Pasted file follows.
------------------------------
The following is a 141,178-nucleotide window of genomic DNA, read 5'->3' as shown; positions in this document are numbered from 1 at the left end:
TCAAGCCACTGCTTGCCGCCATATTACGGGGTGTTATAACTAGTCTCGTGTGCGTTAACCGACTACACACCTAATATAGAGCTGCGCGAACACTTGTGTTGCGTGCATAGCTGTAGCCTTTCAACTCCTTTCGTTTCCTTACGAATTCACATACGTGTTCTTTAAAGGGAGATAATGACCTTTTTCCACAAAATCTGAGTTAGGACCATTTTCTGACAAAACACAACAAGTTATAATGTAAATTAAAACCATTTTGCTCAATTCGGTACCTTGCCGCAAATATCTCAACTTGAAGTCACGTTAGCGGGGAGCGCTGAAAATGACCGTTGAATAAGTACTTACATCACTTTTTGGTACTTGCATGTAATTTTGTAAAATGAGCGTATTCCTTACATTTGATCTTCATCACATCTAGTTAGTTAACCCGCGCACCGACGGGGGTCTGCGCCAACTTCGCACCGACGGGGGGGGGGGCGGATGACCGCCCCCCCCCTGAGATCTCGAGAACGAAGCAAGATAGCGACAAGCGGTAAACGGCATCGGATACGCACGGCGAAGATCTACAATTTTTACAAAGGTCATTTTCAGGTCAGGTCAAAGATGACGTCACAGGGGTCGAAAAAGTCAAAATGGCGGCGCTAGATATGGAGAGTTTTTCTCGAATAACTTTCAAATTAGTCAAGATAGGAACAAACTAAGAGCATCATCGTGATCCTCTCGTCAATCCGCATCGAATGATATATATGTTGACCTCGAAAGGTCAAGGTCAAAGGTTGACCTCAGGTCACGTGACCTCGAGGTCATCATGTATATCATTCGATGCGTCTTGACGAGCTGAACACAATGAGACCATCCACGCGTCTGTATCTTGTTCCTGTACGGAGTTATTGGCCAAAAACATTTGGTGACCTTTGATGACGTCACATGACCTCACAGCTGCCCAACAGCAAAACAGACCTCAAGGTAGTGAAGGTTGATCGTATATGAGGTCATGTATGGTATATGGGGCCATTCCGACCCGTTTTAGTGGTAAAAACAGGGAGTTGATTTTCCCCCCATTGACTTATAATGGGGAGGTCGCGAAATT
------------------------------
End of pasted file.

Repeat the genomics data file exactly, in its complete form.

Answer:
The following is a 141,178-nucleotide window of genomic DNA, read 5'->3' as shown; positions in this document are numbered from 1 at the left end:
TCAAGCCACTGCTTGCCGCCATATTACGGGGTGTTATAACTAGTCTCGTGTGCGTTAACCGACTACACACCTAATATAGAGCTGCGCGAACACTTGTGTTGCGTGCATAGCTGTAGCCTTTCAACTCCTTTCGTTTCCTTACGAATTCACATACGTGTTCTTTAAAGGGAGATAATGACCTTTTTCCACAAAATCTGAGTTAGGACCATTTTCTGACAAAACACAACAAGTTATAATGTAAATTAAAACCATTTTGCTCAATTCGGTACCTTGCCGCAAATATCTCAACTTGAAGTCACGTTAGCGGGGAGCGCTGAAAATGACCGTTGAATAAGTACTTACATCACTTTTTGGTACTTGCATGTAATTTTGTAAAATGAGCGTATTCCTTACATTTGATCTTCATCACATCTAGTTAGTTAACCCGCGCACCGACGGGGGTCTGCGCCAACTTCGCACCGACGGGGGGGGGGGCGGATGACCGCCCCCCCCCTGAGATCTCGAGAACGAAGCAAGATAGCGACAAGCGGTAAACGGCATCGGATACGCACGGCGAAGATCTACAATTTTTACAAAGGTCATTTTCAGGTCAGGTCAAAGATGACGTCACAGGGGTCGAAAAAGTCAAAATGGCGGCGCTAGATATGGAGAGTTTTTCTCGAATAACTTTCAAATTAGTCAAGATAGGAACAAACTAAGAGCATCATCGTGATCCTCTCGTCAATCCGCATCGAATGATATATATGTTGACCTCGAAAGGTCAAGGTCAAAGGTTGACCTCAGGTCACGTGACCTCGAGGTCATCATGTATATCATTCGATGCGTCTTGACGAGCTGAACACAATGAGACCATCCACGCGTCTGTATCTTGTTCCTGTACGGAGTTATTGGCCAAAAACATTTGGTGACCTTTGATGACGTCACATGACCTCACAGCTGCCCAACAGCAAAACAGACCTCAAGGTAGTGAAGGTTGATCGTATATGAGGTCATGTATGGTATATGGGGCCATTCCGACCCGTTTTAGTGGTAAAAACAGGGAGTTGATTTTCCCCCCATTGACTTATAATGGGGAGGTCGCGAAATT